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Burn interview 

Burn
Submitted by Juha Harjula on 2008-05-06
After an enforced sabbatical, Burn return to the hard rock stage with their third album - Global Warning.
Based in Leicestershire, in the heart of the UK, Burn emerge regrouped and recharged with a harder sound but retaining all the stomping melody that brought their debut album So Far So Bad rave reviews (a 5K from Kerrang and 9/10 in Metal Hammer) back in 1993.
Fast forward to late 2006 and Burn are indeed rejuvenated. A year spent recording and infusing the new ideas into the remaining core of Burn - has resulted in easily Burn´s best material to date.
Hello Philip, how are you doing?
Phil Hammond: Very well thanks, Juha. Life is very busy at the moment, but I’m enjoying it.

First of all welcome back. You have released a new Burn album called Global Warning. Why has it taken you over 13 years to follow up the 2nd album Spark To Flame?
Phil Hammond: I reckon that is because Jeff, Barney and Marc took that long to get around to getting Jules, Benji and me in the band!

What have you guys been doing between these two albums?
Phil Hammond: Well, I think it has been fairly well documented that the original line-up was together for years – they all grew up together in a small town in England, called Shepshed – and they released the first two albums just as the whole rock climate was changing over to grunge. For a band that really belonged in the eighties, the nineties was a bit of a dodgy place to be. ‘So Far… So Bad’ had done OK – I think they sold about 10,000 copies – but ‘Spark To A Flame’ was not very well received and the momentum kind of petered out. They pottered about for several years but they received a huge blow when the original drummer, Beezer, was killed in a bike crash. That knocked them all for six and Rab, the guitarist, followed this up by packing it all in soon after. During this time the other three, Marc, Barney and Jeff, probably thought that was it, but credit to Barney, he kept it all going.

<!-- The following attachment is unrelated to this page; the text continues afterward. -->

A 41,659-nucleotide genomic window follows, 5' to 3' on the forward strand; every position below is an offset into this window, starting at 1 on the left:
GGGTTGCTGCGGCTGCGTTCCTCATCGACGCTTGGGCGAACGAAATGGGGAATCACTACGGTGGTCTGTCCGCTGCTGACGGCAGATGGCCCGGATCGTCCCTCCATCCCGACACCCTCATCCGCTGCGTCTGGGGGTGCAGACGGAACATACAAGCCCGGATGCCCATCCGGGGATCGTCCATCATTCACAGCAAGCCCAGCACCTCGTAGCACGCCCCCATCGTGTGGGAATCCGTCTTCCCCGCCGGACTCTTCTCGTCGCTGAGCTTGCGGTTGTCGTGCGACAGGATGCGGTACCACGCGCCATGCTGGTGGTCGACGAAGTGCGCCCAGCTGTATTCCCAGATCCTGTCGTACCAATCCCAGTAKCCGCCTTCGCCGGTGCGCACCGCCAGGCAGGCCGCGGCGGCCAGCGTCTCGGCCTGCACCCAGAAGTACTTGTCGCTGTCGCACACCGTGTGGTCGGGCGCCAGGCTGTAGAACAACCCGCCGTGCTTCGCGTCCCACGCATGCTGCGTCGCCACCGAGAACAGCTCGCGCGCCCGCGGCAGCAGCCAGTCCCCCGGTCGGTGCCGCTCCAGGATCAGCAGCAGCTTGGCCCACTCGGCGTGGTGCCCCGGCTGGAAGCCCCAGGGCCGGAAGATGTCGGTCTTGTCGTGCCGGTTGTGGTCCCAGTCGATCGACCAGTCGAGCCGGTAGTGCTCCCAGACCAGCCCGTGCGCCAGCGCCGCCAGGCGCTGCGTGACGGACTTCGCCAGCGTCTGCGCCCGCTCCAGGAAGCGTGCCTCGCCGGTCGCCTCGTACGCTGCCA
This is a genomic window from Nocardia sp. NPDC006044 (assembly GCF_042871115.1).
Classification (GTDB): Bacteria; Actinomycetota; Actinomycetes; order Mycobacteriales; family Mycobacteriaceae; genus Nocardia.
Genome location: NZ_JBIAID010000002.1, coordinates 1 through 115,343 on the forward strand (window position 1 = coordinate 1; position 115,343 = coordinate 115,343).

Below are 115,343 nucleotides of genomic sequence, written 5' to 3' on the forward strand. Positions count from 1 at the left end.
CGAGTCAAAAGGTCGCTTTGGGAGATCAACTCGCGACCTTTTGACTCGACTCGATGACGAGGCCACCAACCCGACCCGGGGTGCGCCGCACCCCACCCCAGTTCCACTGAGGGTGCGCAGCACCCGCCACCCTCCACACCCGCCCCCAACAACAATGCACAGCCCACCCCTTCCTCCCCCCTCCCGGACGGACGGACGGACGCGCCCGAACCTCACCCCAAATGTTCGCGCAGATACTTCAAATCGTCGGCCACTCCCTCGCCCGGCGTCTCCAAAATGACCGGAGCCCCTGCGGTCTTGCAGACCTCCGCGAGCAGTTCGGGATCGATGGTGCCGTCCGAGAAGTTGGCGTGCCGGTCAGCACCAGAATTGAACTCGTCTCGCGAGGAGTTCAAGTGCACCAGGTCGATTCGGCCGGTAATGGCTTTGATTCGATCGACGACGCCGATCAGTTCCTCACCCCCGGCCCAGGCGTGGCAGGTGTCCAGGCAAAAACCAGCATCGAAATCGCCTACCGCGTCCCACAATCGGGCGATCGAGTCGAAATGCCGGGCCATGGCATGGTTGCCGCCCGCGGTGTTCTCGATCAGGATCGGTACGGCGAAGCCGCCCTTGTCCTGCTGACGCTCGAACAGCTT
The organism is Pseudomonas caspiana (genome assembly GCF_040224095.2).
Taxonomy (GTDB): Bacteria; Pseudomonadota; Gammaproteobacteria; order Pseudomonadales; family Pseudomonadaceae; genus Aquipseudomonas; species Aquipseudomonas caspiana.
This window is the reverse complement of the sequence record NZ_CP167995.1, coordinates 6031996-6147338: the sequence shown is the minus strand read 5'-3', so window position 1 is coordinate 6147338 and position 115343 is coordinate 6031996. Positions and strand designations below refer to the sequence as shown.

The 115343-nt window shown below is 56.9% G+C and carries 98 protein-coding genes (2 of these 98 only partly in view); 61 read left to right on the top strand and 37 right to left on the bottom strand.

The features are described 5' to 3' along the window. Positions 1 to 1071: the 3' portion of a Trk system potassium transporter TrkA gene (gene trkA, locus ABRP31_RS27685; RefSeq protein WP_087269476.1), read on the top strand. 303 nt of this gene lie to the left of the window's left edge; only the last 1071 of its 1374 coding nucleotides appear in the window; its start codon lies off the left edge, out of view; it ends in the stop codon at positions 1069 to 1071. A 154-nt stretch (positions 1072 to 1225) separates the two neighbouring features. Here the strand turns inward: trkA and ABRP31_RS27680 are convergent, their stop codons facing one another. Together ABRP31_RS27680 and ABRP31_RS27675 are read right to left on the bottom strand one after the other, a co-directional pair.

The original band had actually recorded versions of some of the songs that appeared on ‘Global Warning’, but they didn’t sound much like they do now! They had a few other guys help them out on the live front in the meantime, and one of them was Julian. Another one was Rob Vom, the drummer from Zodiac Mindwarp, At some point in 2004, as they were drifting about going nowhere in particular, they asked Julian to help with finishing the album off and Jeff came up with the idea of asking me to get involved as well. It was a bit bizarre really, as I had just picked up music again after 15 years out of it – the timing couldn’t have been better, really. We all pitched in, Jules and I wrote some new songs, we kept some of the original ones, and beefed them up a bit, and the end result was ‘Global Warning’.

Tell us about the new album!
Phil Hammond: Well, I still like it! It has been with the band for a while. Basically, it was mastered in early 2006 so to us the songs are not really new, but we are really proud of it. We like the way it sounds and I think the songs are strong. I don’t really think it sounds quite like anyone else, which is something I am very pleased about. We’ve had consistently positive reviews, and sales are OK, so I guess other people like it too. I like to think it is a modern sounding British rock album with a nod to our influences over the last few decades.

It was released in UK May last year, why did take almost a year to give it a world wide release?
Phil Hammond: It’s all down to economics, really. Formula One is a small independent label and it can’t afford to fund a simultaneous worldwide release. It takes a fair bit of money to get the publicity machines running in all four corners of the world at the same time so they have done it bit by bit. Ian (Formula One’s owner) has carried out a gradual roll-out strategy which has worked OK in that it has kept the album alive at different times in different territories over a protracted period of time. Some labels I could mention will publicise a record worldwide for 6 weeks then let it go and move onto the next one.

Who´s in the band today?